TPD vs Income Protection

TPD cover pays you a lump sum benefit in the event you are unable to return to work due to being totally and permanently disabled. Income Protection generally provides you up to 75% of your regular monthly income if you are unable to work for longer than your waiting period due to a sickness or an accident.

Published August 18, 2020

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What is the difference between TPD and Income Protection insurance?

One of the key differences is in how the benefit payment generally gets used. Income Protection looks after your future expenses should you be unable to work. The lump-sum TPD (Total and Permanent Disability) amount can be used to pay off your debts or provide for any adjustments needed due to your disability.

Do you need TPD and Income Protection insurance?

Your greatest asset is your ability to earn an income and provide for your family. It’s essential that you carefully review your options before choosing which insurance policy suits your unique requirements.

You might want to consider purchasing both policy types because combining TPD and Income Protection can save you money. However, if you have a comprehensive Income Protection policy with a benefit period up to age 65 or 70, you may be able to reduce the level of TPD cover you need. But, it depends on your liabilities and obligations.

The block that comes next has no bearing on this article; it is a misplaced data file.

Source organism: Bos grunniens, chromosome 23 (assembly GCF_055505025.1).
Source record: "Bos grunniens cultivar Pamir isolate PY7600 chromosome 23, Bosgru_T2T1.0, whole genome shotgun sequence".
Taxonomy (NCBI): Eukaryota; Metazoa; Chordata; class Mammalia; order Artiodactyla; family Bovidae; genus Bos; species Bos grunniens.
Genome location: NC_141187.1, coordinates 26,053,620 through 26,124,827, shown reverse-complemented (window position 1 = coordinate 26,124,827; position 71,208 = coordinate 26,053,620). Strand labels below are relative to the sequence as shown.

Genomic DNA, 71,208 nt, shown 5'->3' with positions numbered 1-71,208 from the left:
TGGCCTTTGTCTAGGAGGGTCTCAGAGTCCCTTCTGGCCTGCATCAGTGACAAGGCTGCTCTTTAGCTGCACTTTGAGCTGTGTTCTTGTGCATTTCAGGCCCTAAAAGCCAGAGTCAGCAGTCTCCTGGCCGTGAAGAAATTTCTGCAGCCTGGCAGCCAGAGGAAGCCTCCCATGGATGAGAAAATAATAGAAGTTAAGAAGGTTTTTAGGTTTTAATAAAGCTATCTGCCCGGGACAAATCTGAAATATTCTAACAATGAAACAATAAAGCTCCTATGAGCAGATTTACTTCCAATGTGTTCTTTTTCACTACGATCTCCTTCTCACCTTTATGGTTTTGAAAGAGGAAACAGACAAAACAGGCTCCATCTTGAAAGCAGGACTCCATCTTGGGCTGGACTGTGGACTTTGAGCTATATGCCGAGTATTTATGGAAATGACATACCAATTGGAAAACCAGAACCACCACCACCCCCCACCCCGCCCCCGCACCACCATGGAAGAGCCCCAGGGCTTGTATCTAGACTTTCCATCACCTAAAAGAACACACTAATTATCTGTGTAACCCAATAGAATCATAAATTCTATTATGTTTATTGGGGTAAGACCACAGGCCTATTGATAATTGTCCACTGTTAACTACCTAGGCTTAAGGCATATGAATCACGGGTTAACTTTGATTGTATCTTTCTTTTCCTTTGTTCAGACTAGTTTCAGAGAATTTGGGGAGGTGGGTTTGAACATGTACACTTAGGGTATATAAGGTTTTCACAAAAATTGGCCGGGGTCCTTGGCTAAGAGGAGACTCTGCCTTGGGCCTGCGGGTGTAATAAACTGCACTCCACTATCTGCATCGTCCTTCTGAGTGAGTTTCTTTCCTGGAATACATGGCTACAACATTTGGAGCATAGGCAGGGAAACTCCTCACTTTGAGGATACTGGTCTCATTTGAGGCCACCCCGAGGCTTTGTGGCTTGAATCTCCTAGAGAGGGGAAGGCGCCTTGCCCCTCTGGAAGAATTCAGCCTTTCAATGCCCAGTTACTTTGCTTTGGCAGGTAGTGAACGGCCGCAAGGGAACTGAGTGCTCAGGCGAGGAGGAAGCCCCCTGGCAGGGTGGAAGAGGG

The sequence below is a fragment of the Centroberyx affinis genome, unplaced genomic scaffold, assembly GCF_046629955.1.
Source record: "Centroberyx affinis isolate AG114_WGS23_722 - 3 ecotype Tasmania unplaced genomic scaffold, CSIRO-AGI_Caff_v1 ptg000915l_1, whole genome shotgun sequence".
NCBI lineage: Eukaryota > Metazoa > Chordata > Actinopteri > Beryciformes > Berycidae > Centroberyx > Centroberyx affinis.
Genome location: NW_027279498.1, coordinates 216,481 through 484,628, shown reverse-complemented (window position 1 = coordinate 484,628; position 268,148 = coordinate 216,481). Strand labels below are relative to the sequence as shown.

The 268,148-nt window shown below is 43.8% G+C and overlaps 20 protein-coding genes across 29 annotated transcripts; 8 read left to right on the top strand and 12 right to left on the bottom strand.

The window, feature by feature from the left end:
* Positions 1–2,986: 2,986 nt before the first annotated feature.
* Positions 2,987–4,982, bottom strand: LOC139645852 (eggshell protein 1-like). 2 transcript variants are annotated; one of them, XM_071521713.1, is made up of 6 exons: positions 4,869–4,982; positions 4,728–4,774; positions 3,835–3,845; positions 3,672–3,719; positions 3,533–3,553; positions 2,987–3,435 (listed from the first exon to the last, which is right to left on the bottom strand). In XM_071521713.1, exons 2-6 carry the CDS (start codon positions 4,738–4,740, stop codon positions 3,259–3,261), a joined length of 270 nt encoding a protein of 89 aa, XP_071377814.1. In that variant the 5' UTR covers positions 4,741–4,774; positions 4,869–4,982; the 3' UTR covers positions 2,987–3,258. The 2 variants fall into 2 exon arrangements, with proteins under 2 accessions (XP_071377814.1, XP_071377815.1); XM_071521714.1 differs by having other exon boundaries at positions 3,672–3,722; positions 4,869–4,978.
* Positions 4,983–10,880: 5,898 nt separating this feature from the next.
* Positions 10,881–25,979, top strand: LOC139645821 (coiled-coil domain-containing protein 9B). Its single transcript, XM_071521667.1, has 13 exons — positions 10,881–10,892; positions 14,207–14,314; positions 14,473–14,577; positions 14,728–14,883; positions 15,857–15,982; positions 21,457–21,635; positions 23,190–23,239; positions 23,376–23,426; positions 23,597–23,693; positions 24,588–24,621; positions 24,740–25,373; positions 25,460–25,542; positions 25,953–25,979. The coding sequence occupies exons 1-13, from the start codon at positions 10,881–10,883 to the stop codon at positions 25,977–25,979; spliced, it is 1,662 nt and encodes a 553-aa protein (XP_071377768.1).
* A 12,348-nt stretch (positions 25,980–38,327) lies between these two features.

Types of Income Protection

You mainly have three types of Income Protection policies:

1. Indemnity value

Your monthly benefit will be based on the lesser of 75% of your pre-disability income or your monthly benefit. Financial evidence that proves your income is required at claim time.

2. Agreed value

The monthly benefit you receive is generally fixed. You must provide financial evidence of your income at application time to justify the monthly benefit. Your monthly benefit will not reduce with any future changes in your income.

3. Guaranteed agreed value

This a term used by select insurers, which basically means the same as an agreed value policy. However, the insurers will only add the term ‘Guaranteed/Endorsed’ to your contract / policy terms once you have provided financial evidence to justify your pre-application income, thus confirming your monthly benefit.

Income Protection pros and cons

Pays a monthly income when you’re unable to work due to sickness or injuries, ensuring you have an income to pay your bills each month.You only receive 75% of your monthly salary.
The focus is not merely on the ‘deficit’, but rather about the impact the condition will have on your ability to perform the important income producing duties of your occupation.Income protection policies are typically more expensive as they offer a very broad of coverage. Generally, any sickness or accident that keeps you off work longer than the waiting period listed in your PDS.
Covers you for short-term sickness as well as permanent incapacity.Only protects your personal exertion income. Meaning, you don’t have any regular income, you generally can’t get income protection.